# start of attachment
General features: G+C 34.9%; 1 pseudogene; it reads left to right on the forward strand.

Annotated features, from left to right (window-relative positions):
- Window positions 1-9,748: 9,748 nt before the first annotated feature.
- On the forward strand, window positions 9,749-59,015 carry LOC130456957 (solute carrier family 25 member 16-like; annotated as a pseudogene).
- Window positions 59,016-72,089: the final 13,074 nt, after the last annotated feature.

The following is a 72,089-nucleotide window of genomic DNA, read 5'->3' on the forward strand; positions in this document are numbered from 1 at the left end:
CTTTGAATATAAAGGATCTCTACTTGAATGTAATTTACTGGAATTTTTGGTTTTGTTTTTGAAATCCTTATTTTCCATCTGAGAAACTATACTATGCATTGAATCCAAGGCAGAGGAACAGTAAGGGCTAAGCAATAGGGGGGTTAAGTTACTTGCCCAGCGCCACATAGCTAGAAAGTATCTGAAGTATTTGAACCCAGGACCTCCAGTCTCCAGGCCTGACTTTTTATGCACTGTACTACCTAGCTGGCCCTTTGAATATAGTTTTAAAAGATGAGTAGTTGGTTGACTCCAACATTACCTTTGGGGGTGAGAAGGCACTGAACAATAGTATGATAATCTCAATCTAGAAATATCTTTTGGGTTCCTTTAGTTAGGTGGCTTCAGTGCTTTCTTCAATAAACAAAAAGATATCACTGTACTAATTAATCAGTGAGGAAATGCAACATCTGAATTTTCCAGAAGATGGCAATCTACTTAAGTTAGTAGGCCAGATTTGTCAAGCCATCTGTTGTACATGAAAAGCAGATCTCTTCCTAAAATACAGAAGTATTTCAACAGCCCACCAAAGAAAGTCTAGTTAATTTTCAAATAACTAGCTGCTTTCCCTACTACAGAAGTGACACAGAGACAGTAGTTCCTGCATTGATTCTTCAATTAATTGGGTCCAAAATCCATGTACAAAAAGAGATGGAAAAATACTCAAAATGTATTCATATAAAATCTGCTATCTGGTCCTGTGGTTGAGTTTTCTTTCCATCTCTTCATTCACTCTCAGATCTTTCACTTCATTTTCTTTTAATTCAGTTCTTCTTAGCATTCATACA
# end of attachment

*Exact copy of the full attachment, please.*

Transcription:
General features: G+C 34.9%; 1 pseudogene; it reads left to right on the forward strand.

Annotated features, from left to right (window-relative positions):
- Window positions 1-9,748: 9,748 nt before the first annotated feature.
- On the forward strand, window positions 9,749-59,015 carry LOC130456957 (solute carrier family 25 member 16-like; annotated as a pseudogene).
- Window positions 59,016-72,089: the final 13,074 nt, after the last annotated feature.

The following is a 72,089-nucleotide window of genomic DNA, read 5'->3' on the forward strand; positions in this document are numbered from 1 at the left end:
CTTTGAATATAAAGGATCTCTACTTGAATGTAATTTACTGGAATTTTTGGTTTTGTTTTTGAAATCCTTATTTTCCATCTGAGAAACTATACTATGCATTGAATCCAAGGCAGAGGAACAGTAAGGGCTAAGCAATAGGGGGGTTAAGTTACTTGCCCAGCGCCACATAGCTAGAAAGTATCTGAAGTATTTGAACCCAGGACCTCCAGTCTCCAGGCCTGACTTTTTATGCACTGTACTACCTAGCTGGCCCTTTGAATATAGTTTTAAAAGATGAGTAGTTGGTTGACTCCAACATTACCTTTGGGGGTGAGAAGGCACTGAACAATAGTATGATAATCTCAATCTAGAAATATCTTTTGGGTTCCTTTAGTTAGGTGGCTTCAGTGCTTTCTTCAATAAACAAAAAGATATCACTGTACTAATTAATCAGTGAGGAAATGCAACATCTGAATTTTCCAGAAGATGGCAATCTACTTAAGTTAGTAGGCCAGATTTGTCAAGCCATCTGTTGTACATGAAAAGCAGATCTCTTCCTAAAATACAGAAGTATTTCAACAGCCCACCAAAGAAAGTCTAGTTAATTTTCAAATAACTAGCTGCTTTCCCTACTACAGAAGTGACACAGAGACAGTAGTTCCTGCATTGATTCTTCAATTAATTGGGTCCAAAATCCATGTACAAAAAGAGATGGAAAAATACTCAAAATGTATTCATATAAAATCTGCTATCTGGTCCTGTGGTTGAGTTTTCTTTCCATCTCTTCATTCACTCTCAGATCTTTCACTTCATTTTCTTTTAATTCAGTTCTTCTTAGCATTCATACA